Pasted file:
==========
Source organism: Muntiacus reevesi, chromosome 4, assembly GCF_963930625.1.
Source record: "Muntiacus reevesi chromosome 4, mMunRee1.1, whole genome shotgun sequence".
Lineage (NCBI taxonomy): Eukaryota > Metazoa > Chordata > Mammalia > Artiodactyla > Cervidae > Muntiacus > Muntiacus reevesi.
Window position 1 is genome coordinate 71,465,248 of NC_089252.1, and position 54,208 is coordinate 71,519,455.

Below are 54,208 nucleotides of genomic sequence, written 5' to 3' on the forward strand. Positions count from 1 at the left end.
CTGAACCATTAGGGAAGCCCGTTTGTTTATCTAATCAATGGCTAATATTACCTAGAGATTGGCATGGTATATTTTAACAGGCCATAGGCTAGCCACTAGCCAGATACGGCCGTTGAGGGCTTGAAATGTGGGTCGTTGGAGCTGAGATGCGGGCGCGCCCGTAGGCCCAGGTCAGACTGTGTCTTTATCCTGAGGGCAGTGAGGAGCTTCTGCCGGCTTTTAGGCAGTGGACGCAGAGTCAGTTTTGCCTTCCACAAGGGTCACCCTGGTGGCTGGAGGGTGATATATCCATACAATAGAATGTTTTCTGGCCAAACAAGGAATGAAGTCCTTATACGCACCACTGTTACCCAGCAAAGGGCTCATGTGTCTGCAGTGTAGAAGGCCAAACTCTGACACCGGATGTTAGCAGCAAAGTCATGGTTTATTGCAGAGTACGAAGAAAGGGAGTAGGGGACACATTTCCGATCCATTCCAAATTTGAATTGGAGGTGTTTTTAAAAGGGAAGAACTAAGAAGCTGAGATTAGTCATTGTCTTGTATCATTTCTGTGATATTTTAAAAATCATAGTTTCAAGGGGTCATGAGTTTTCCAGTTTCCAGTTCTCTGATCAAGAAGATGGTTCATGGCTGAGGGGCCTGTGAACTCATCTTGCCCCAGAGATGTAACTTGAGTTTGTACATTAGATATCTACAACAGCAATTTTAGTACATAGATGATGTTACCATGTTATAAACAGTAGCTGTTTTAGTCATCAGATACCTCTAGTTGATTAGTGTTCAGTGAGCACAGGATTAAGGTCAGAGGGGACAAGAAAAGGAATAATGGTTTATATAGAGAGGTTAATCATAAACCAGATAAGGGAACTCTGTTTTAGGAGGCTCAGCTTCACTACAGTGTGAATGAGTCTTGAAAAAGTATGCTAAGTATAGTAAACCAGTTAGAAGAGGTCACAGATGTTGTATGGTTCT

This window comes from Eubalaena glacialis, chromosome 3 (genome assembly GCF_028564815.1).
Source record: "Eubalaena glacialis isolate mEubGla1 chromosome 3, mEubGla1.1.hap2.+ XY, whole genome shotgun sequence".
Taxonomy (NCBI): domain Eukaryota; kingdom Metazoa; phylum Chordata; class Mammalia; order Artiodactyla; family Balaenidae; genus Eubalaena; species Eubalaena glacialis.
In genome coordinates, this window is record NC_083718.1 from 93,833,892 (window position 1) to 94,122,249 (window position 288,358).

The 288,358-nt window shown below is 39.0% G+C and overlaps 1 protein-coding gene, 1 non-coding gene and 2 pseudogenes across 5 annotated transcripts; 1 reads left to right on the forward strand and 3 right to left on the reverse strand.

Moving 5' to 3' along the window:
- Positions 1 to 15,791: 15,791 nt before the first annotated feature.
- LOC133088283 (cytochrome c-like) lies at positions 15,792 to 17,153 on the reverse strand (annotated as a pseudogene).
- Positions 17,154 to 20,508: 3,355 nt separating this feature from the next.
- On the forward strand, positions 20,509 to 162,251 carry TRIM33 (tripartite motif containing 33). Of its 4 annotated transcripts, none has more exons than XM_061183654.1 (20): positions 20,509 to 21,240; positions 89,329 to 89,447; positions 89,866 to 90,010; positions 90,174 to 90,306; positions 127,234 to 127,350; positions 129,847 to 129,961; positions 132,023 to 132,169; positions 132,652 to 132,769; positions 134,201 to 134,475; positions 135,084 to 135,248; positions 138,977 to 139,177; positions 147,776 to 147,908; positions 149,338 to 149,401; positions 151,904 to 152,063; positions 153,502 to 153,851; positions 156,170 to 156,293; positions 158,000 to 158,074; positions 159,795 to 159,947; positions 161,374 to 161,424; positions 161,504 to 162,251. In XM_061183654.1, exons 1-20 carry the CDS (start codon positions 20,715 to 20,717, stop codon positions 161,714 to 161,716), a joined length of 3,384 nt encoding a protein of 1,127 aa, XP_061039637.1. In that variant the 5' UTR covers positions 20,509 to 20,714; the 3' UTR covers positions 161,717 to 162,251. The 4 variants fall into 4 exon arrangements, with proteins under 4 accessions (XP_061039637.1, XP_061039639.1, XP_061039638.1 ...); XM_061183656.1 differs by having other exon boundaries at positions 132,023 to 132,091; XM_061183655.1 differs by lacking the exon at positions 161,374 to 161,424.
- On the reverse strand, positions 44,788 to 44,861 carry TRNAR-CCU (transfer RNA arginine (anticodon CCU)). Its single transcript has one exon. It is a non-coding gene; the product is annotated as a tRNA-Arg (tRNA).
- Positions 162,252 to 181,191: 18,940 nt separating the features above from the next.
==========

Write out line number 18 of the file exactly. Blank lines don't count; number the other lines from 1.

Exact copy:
- Positions 162,252 to 181,191: 18,940 nt separating the features above from the next.